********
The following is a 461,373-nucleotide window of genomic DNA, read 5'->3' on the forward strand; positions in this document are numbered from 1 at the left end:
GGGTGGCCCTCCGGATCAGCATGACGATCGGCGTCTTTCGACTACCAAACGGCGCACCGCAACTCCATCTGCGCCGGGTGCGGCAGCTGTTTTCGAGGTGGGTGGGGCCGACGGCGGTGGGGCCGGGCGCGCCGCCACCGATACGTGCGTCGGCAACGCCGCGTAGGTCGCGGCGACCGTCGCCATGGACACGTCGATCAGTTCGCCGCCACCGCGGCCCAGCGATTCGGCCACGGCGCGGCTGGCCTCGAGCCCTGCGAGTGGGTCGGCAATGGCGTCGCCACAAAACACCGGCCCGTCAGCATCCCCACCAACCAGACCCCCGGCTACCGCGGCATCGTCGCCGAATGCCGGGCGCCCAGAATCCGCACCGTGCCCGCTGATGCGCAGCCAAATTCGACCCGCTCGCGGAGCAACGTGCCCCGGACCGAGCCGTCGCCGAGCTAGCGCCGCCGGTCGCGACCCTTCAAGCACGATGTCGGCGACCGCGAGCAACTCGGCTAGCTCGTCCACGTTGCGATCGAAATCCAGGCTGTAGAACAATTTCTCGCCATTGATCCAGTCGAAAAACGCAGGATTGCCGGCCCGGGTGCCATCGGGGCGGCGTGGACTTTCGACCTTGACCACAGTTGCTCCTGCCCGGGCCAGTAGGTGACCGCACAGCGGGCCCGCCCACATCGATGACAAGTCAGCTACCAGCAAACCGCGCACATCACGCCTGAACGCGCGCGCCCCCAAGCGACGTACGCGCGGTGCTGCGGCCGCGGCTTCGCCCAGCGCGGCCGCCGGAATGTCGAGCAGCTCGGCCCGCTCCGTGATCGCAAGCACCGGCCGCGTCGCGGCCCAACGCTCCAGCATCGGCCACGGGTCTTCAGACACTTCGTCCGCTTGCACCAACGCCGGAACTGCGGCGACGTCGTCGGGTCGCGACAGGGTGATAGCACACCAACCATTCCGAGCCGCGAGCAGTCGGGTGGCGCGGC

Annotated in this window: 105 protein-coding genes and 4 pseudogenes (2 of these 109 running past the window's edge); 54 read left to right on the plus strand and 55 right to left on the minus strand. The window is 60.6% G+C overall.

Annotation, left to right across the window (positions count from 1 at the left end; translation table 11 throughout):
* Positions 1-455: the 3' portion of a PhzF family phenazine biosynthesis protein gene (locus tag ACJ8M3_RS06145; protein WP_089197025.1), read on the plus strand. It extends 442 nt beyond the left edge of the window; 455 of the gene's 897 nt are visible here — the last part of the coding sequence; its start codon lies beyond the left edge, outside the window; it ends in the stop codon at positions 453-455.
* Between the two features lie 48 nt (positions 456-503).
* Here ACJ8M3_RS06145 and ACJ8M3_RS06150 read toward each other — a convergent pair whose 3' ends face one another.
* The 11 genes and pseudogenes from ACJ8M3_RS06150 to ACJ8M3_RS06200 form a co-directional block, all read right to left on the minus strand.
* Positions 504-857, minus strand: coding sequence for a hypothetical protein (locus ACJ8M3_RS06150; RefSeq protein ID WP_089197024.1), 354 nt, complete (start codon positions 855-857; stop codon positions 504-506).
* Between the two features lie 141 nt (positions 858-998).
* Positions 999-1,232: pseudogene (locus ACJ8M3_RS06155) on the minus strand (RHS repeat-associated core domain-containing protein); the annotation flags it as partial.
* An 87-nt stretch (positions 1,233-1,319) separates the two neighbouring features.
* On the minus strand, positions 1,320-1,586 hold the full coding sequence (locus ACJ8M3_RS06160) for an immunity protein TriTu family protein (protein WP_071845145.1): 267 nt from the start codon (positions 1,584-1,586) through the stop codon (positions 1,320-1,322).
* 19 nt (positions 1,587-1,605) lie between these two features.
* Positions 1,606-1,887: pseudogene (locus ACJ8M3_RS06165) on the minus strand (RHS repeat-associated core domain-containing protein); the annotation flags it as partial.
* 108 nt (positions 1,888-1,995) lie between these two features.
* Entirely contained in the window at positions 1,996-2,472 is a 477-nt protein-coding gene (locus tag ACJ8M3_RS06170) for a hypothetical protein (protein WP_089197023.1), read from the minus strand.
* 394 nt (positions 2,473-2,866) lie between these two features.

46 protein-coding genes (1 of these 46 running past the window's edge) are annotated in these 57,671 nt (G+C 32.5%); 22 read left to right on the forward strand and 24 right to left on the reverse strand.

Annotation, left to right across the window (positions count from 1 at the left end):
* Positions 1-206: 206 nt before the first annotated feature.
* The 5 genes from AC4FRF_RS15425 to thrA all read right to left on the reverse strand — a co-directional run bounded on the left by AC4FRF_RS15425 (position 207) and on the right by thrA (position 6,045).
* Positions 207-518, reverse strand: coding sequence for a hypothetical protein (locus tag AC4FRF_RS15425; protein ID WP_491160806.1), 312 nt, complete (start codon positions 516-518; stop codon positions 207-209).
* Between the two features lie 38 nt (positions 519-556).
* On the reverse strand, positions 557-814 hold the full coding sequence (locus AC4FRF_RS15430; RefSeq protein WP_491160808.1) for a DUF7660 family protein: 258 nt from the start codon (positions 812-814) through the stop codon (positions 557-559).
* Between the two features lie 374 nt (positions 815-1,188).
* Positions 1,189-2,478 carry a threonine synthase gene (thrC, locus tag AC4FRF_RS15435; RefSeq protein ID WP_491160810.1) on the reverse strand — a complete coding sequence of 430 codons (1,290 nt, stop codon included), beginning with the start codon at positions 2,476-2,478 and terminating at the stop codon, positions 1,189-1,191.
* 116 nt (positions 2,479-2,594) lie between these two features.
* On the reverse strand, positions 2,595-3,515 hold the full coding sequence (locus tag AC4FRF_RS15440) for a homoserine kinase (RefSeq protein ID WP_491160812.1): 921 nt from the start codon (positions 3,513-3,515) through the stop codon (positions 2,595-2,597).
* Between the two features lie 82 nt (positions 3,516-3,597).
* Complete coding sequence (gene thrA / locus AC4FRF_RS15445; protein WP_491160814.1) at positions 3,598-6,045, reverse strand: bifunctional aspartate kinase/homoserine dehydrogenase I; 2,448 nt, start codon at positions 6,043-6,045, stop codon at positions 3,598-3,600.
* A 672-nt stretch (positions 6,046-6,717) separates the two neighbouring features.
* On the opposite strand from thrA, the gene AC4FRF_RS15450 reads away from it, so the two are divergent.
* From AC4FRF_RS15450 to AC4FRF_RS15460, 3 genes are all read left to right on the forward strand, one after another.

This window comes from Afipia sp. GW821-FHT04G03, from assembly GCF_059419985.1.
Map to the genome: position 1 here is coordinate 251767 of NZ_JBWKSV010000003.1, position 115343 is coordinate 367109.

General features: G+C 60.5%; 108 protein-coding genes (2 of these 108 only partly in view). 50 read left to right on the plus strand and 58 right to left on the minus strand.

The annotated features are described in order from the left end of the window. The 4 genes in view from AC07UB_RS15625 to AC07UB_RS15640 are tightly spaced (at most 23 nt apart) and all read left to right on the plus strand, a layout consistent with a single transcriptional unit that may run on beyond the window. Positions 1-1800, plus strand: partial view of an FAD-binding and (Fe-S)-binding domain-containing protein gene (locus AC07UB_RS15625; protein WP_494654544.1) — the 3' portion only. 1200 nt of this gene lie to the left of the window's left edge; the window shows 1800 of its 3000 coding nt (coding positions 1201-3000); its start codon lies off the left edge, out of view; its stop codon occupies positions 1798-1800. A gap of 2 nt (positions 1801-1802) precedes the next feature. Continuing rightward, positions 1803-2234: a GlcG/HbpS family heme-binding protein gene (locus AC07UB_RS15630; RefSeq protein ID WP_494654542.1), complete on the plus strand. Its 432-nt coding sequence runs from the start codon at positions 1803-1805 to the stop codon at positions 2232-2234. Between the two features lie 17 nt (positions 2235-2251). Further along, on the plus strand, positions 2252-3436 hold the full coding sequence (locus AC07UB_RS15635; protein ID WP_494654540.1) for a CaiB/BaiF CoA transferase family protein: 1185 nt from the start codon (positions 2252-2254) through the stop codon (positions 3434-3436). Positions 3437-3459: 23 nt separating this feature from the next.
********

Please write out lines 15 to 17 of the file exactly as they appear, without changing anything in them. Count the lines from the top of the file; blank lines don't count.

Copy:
* Positions 1,606-1,887: pseudogene (locus ACJ8M3_RS06165) on the minus strand (RHS repeat-associated core domain-containing protein); the annotation flags it as partial.
* 108 nt (positions 1,888-1,995) lie between these two features.
* Entirely contained in the window at positions 1,996-2,472 is a 477-nt protein-coding gene (locus tag ACJ8M3_RS06170) for a hypothetical protein (protein WP_089197023.1), read from the minus strand.